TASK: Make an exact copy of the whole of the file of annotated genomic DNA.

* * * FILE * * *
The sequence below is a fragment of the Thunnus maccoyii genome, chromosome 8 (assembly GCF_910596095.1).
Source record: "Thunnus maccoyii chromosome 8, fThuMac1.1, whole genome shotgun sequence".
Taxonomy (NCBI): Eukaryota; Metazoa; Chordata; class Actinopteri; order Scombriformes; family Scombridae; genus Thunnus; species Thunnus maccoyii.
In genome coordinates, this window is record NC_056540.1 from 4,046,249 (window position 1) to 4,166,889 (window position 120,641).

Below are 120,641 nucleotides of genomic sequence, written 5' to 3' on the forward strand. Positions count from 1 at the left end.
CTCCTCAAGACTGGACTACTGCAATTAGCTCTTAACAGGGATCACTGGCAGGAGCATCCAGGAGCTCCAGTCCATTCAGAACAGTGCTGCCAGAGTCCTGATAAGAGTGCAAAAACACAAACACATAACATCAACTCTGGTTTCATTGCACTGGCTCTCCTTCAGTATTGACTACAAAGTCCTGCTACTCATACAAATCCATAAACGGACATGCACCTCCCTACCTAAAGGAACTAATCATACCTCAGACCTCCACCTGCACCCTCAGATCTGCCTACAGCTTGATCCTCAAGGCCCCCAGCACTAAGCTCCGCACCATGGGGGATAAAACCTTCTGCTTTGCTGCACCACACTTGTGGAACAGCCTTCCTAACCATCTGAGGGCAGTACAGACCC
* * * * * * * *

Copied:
The sequence below is a fragment of the Thunnus maccoyii genome, chromosome 8 (assembly GCF_910596095.1).
Source record: "Thunnus maccoyii chromosome 8, fThuMac1.1, whole genome shotgun sequence".
Taxonomy (NCBI): Eukaryota; Metazoa; Chordata; class Actinopteri; order Scombriformes; family Scombridae; genus Thunnus; species Thunnus maccoyii.
In genome coordinates, this window is record NC_056540.1 from 4,046,249 (window position 1) to 4,166,889 (window position 120,641).

Below are 120,641 nucleotides of genomic sequence, written 5' to 3' on the forward strand. Positions count from 1 at the left end.
CTCCTCAAGACTGGACTACTGCAATTAGCTCTTAACAGGGATCACTGGCAGGAGCATCCAGGAGCTCCAGTCCATTCAGAACAGTGCTGCCAGAGTCCTGATAAGAGTGCAAAAACACAAACACATAACATCAACTCTGGTTTCATTGCACTGGCTCTCCTTCAGTATTGACTACAAAGTCCTGCTACTCATACAAATCCATAAACGGACATGCACCTCCCTACCTAAAGGAACTAATCATACCTCAGACCTCCACCTGCACCCTCAGATCTGCCTACAGCTTGATCCTCAAGGCCCCCAGCACTAAGCTCCGCACCATGGGGGATAAAACCTTCTGCTTTGCTGCACCACACTTGTGGAACAGCCTTCCTAACCATCTGAGGGCAGTACAGACCC